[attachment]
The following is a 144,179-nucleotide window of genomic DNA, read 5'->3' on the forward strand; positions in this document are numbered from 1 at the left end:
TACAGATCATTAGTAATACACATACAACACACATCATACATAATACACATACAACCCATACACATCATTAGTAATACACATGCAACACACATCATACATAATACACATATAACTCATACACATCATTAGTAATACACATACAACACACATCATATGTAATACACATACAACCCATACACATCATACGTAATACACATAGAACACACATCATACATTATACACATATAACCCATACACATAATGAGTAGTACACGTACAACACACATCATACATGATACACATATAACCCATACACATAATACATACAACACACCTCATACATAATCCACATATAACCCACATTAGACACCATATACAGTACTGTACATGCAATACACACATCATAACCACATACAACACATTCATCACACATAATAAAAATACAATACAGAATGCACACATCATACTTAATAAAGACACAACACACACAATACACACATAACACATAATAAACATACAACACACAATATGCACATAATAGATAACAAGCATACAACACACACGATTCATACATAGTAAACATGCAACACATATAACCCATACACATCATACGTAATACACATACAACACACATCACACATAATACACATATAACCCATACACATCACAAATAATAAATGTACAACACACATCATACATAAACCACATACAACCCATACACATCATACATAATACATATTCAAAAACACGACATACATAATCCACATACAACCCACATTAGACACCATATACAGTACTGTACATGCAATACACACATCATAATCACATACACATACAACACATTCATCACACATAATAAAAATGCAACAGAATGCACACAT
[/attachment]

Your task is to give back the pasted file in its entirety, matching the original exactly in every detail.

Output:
The following is a 144,179-nucleotide window of genomic DNA, read 5'->3' on the forward strand; positions in this document are numbered from 1 at the left end:
TACAGATCATTAGTAATACACATACAACACACATCATACATAATACACATACAACCCATACACATCATTAGTAATACACATGCAACACACATCATACATAATACACATATAACTCATACACATCATTAGTAATACACATACAACACACATCATATGTAATACACATACAACCCATACACATCATACGTAATACACATAGAACACACATCATACATTATACACATATAACCCATACACATAATGAGTAGTACACGTACAACACACATCATACATGATACACATATAACCCATACACATAATACATACAACACACCTCATACATAATCCACATATAACCCACATTAGACACCATATACAGTACTGTACATGCAATACACACATCATAACCACATACAACACATTCATCACACATAATAAAAATACAATACAGAATGCACACATCATACTTAATAAAGACACAACACACACAATACACACATAACACATAATAAACATACAACACACAATATGCACATAATAGATAACAAGCATACAACACACACGATTCATACATAGTAAACATGCAACACATATAACCCATACACATCATACGTAATACACATACAACACACATCACACATAATACACATATAACCCATACACATCACAAATAATAAATGTACAACACACATCATACATAAACCACATACAACCCATACACATCATACATAATACATATTCAAAAACACGACATACATAATCCACATACAACCCACATTAGACACCATATACAGTACTGTACATGCAATACACACATCATAATCACATACACATACAACACATTCATCACACATAATAAAAATGCAACAGAATGCACACAT